On November 30, several groups of individuals in black bloc attacked various corporate targets in downtown Seattle. Among them were (to name just afew): Fidelity Investment (major investor in Occidental Petroleum, the bane of the U’wa tribe in Columbia), Bank of America, US Bancorp, Key Bank and Washington Mutual Bank (financial institutions key in the expansion of corporate repression) Old Navy, Banana Republic and the GAP (as Fisher family businesses, rapers of Northwest forest lands and sweatshop laborers), NikeTown and Levi’s (whose overpriced products are made in sweatshops) McDonald’s (slave-wage fast-food peddlers responsible for destruction of tropical rainforests for grazing land and slaughter of animals) Starbucks (peddlers of an addictive substance whose products are harvested at below-poverty wages by farmers who are forced to destroy their own forests in the process) Warner Bros. (media monopolists) Planet Hollywood (for being Planet Hollywood)…

THE PEACE POLICE Unfortunately, the presence and persistence of “peace police” was quite disturbing. On at least 6 separate occasions, so-called “non-violent” activists physically attacked individuals who targeted corporate property. Some even went so far as to stand in front of the Niketown super store and tackle and shove the black bloc away. Indeed, such self-described “peace-keepers” posed a much greater threat to individuals in the black bloc than the notoriously violent uniformed “peace-keepers” sanctioned by the state (undercover officers have even used the cover of the activist peace-keepers to ambush those who engage in corporate property destruction). …

TEN MYTHS ABOUT THE BLACK BLOC Here’s a little something to dispel the myths that have been circulating about the N30 black bloc:

1. “They are all a bunch of Eugene anarchists.” While a few may be anarchists from Eugene, we hail from all over the United States, including Seattle. In any case, most of us are familiar with local issues in Seattle (for instance, the recent occupation of downtown by some of the most nefarious of multinational retailers).

4. “They escalated situations on the 30th, leading to the tear-gassing of passive, non-violent protesters.” To answer this, we need only note that tear-gassing, pepper-spraying and the shooting of rubber bullets all began before the black blocs (as far as we know) started engaging in property destruction. In addition, we must resist the tendency to establish a causal relationship between police repression and protest in any form, whether it involved property destruction or not. The police are charged withprotecting the interests ofthe wealthy few and the blame for the violence cannot be placed upon those who protest those interests.

7. “They just want to fight.” This is pretty absurd, and it conveniently ignores the eagerness of “peace police” to fight us. Of all the groups engaging in direct action, the black bloc was perhaps the least interested in engaging the authorities and we certainly had no interest in fighting with other anti-WTO activists (despite some rather strong disagreements over tactics).

9. “They don’t know the issues” or “they aren’t activists who’ve been working on this.” While we may not be professional activists, we’ve all been working on this convergence in Seattle for months. Some of us did work in our home-towns and others came to Seattle months in advance to work on it. To be sure, we were responsible for many hundreds of people who came out on the streets on the 30th, only a very small minority of which had anything to do with the black bloc. Most of us have been studying the effects of the global economy, genetic engineering, resource extraction, transportation, labor practices, elimination of indigenous autonomy, animal rights and human rights and we’ve been doing activism on these issues for many years. We are neither ill-informed nor unexperienced.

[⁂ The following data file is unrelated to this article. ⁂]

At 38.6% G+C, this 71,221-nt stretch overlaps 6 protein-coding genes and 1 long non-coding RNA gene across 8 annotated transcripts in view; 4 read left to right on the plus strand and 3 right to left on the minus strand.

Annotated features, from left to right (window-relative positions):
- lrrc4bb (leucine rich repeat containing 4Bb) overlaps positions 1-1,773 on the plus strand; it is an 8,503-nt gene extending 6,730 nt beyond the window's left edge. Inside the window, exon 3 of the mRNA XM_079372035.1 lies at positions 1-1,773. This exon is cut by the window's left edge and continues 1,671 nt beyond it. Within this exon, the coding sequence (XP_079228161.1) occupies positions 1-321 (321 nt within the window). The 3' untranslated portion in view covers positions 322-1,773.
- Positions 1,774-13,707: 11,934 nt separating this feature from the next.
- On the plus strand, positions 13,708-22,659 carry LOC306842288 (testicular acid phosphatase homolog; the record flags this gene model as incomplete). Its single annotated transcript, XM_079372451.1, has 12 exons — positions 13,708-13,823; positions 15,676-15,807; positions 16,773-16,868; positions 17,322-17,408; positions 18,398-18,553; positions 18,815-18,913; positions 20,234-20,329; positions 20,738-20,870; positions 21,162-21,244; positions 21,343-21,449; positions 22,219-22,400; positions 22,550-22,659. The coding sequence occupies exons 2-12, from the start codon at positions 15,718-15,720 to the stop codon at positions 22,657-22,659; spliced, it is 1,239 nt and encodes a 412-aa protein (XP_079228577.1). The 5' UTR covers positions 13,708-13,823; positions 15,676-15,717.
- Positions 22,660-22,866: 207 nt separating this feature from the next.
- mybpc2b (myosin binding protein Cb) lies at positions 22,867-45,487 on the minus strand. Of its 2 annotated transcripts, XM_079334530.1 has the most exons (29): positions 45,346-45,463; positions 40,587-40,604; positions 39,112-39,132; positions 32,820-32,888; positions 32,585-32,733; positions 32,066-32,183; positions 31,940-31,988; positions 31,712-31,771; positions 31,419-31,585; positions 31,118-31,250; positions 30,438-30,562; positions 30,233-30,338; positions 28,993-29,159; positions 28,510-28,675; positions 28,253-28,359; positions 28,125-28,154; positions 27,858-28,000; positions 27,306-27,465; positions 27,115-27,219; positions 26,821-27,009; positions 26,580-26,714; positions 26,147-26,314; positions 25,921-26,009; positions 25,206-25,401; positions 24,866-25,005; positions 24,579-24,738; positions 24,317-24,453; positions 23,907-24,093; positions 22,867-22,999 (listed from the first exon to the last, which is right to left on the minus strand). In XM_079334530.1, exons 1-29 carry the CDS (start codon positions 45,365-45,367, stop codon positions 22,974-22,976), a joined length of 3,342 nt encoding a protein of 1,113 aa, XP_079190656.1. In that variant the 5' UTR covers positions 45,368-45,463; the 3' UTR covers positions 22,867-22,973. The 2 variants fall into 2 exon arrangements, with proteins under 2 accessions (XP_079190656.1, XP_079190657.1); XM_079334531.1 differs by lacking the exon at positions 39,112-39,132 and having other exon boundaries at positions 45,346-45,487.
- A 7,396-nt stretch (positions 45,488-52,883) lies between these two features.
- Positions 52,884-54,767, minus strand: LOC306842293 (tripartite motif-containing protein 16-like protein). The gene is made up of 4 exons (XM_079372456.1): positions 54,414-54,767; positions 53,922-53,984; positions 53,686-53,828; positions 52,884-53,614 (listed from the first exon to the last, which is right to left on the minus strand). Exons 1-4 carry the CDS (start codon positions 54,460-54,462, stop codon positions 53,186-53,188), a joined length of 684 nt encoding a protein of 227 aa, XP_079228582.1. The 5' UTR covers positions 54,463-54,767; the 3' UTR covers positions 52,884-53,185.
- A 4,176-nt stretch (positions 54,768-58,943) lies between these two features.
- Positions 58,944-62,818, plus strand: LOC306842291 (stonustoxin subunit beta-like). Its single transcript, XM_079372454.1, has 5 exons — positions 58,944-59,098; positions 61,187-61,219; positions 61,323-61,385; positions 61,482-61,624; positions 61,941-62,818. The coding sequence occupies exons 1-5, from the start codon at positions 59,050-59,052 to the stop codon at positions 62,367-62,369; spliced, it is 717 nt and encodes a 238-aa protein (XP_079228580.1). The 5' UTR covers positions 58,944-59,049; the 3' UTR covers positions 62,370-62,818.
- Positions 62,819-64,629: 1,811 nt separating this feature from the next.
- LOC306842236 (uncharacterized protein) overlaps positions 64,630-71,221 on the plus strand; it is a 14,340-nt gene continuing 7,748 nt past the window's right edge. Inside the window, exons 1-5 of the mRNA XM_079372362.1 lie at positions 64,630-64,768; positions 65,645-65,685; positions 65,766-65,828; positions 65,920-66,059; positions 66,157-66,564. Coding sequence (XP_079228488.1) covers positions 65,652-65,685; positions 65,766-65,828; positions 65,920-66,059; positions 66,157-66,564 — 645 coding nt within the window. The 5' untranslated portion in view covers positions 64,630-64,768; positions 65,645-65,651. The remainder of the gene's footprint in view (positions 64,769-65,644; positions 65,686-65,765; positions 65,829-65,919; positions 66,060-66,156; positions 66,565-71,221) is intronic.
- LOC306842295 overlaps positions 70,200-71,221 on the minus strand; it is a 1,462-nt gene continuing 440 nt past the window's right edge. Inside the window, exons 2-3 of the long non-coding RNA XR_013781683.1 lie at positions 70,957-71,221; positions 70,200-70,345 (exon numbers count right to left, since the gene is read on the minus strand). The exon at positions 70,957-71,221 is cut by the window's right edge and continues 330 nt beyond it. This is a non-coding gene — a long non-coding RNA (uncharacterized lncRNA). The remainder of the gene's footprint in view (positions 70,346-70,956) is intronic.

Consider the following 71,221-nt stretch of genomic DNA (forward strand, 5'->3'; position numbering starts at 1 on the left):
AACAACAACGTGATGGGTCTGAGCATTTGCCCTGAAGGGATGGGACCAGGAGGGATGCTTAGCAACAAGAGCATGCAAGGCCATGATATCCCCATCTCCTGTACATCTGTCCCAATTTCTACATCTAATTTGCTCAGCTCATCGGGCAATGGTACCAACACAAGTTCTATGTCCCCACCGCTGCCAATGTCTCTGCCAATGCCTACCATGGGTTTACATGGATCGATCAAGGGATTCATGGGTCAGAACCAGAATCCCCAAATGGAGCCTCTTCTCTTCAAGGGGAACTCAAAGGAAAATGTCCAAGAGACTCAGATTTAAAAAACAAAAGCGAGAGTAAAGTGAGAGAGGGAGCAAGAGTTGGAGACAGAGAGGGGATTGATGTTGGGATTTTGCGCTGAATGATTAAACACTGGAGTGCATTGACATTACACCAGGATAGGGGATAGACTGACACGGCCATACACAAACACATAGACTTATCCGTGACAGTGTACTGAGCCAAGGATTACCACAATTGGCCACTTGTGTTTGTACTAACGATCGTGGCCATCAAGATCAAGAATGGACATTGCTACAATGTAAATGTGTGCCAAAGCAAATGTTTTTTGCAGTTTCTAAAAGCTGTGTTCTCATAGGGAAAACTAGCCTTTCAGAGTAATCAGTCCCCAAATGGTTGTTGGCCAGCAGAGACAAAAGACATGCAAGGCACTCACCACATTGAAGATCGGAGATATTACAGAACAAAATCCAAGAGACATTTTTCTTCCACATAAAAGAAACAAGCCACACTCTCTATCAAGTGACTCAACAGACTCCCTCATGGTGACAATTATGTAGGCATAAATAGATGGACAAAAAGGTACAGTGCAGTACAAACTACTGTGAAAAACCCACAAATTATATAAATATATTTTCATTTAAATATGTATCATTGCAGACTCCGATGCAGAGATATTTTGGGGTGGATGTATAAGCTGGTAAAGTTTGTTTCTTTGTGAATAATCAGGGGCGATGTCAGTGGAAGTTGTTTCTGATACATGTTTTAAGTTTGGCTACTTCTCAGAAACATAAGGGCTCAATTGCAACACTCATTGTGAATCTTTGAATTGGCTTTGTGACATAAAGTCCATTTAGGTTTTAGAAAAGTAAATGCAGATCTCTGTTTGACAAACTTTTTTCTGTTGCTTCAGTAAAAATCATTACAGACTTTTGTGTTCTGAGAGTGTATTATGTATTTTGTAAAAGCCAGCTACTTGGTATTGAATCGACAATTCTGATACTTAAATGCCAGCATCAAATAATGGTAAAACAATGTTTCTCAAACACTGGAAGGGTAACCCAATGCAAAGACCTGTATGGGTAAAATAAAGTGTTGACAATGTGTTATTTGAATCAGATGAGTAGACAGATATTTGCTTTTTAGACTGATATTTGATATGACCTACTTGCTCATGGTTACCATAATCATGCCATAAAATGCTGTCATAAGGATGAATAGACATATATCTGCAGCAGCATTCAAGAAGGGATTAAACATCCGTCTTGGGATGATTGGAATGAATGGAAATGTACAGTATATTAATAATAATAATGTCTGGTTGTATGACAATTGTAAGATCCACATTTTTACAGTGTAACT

MOTIVATIONS OF THE BLACK BLOC The primary purpose of this communique is to diffuse some of the aura of mystery that surrounds the black bloc and make some of its motivations more transparent, since our masks cannot be.

ON THE VIOLENCE OF PROPERTY We contend that property destruction is not a violent activity unless it destroys lives or causes pain in the process. By this definition, private property–especially corporate private property–is itself infinitely more violent than any action taken against it. …Advocates of “free trade” would like to see this process to its logical conclusion: a network of a few industry monopolists with ultimate control over the lives of the everyone else. Advocates of “fair trade” would like to see this process mitigated by government regulations meant to superficially impose basic humanitarian standards. As anarchists, we despise both positions. Private property–and capitalism, by extension–is intrinsicly violent and repressive and cannot be reformed or mitigated. Whether the power of everyone is concentrated into the hands of a few corporate heads or diverted into a regulatory apparatus charged with mitigating the disasters of the latter, no one can be as free or as powerful as they could be in a non-hierarchical society. When we smash a window, we aim to destroy the thin veneer of legitimacy that surrounds private property rights. At the same time, we exorcize that set of violent and destructive social relationships which has been imbued in almost everything around us…Broken windows can be boarded up (with yet more waste of our forests) and eventually replaced, but the shattering of assumptions will hopefully persist for some time to come.

Against Capital and State,